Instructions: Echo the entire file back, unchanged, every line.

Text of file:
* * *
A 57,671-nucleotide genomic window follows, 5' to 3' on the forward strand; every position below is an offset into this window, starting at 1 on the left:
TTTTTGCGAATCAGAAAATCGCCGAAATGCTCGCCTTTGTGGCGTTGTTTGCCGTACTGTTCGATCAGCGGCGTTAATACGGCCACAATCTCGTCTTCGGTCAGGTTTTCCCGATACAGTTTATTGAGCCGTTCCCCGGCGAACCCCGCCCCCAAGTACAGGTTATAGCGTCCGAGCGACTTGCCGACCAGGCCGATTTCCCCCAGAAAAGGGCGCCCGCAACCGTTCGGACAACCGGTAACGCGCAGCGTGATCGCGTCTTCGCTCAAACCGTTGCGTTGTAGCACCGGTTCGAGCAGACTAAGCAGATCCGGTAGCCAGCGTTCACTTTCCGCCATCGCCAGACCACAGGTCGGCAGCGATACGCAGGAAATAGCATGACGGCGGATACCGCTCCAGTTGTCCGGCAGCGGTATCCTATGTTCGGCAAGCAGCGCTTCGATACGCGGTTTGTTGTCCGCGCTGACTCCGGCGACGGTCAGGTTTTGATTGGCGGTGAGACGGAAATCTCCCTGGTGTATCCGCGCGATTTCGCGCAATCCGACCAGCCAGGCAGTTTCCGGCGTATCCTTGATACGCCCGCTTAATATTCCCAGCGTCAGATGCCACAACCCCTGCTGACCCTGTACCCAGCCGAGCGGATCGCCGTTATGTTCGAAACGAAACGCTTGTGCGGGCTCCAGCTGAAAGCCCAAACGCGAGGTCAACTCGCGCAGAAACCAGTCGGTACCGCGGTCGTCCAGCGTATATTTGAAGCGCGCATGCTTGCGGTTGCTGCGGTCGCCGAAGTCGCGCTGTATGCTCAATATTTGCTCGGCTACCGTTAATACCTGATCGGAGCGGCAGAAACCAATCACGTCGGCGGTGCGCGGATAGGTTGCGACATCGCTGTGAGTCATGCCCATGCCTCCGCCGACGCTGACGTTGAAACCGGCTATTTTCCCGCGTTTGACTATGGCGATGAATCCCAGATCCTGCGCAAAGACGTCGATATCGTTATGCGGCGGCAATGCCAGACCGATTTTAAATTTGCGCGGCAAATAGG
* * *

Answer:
A 57,671-nucleotide genomic window follows, 5' to 3' on the forward strand; every position below is an offset into this window, starting at 1 on the left:
TTTTTGCGAATCAGAAAATCGCCGAAATGCTCGCCTTTGTGGCGTTGTTTGCCGTACTGTTCGATCAGCGGCGTTAATACGGCCACAATCTCGTCTTCGGTCAGGTTTTCCCGATACAGTTTATTGAGCCGTTCCCCGGCGAACCCCGCCCCCAAGTACAGGTTATAGCGTCCGAGCGACTTGCCGACCAGGCCGATTTCCCCCAGAAAAGGGCGCCCGCAACCGTTCGGACAACCGGTAACGCGCAGCGTGATCGCGTCTTCGCTCAAACCGTTGCGTTGTAGCACCGGTTCGAGCAGACTAAGCAGATCCGGTAGCCAGCGTTCACTTTCCGCCATCGCCAGACCACAGGTCGGCAGCGATACGCAGGAAATAGCATGACGGCGGATACCGCTCCAGTTGTCCGGCAGCGGTATCCTATGTTCGGCAAGCAGCGCTTCGATACGCGGTTTGTTGTCCGCGCTGACTCCGGCGACGGTCAGGTTTTGATTGGCGGTGAGACGGAAATCTCCCTGGTGTATCCGCGCGATTTCGCGCAATCCGACCAGCCAGGCAGTTTCCGGCGTATCCTTGATACGCCCGCTTAATATTCCCAGCGTCAGATGCCACAACCCCTGCTGACCCTGTACCCAGCCGAGCGGATCGCCGTTATGTTCGAAACGAAACGCTTGTGCGGGCTCCAGCTGAAAGCCCAAACGCGAGGTCAACTCGCGCAGAAACCAGTCGGTACCGCGGTCGTCCAGCGTATATTTGAAGCGCGCATGCTTGCGGTTGCTGCGGTCGCCGAAGTCGCGCTGTATGCTCAATATTTGCTCGGCTACCGTTAATACCTGATCGGAGCGGCAGAAACCAATCACGTCGGCGGTGCGCGGATAGGTTGCGACATCGCTGTGAGTCATGCCCATGCCTCCGCCGACGCTGACGTTGAAACCGGCTATTTTCCCGCGTTTGACTATGGCGATGAATCCCAGATCCTGCGCAAAGACGTCGATATCGTTATGCGGCGGCAATGCCAGACCGATTTTAAATTTGCGCGGCAAATAGG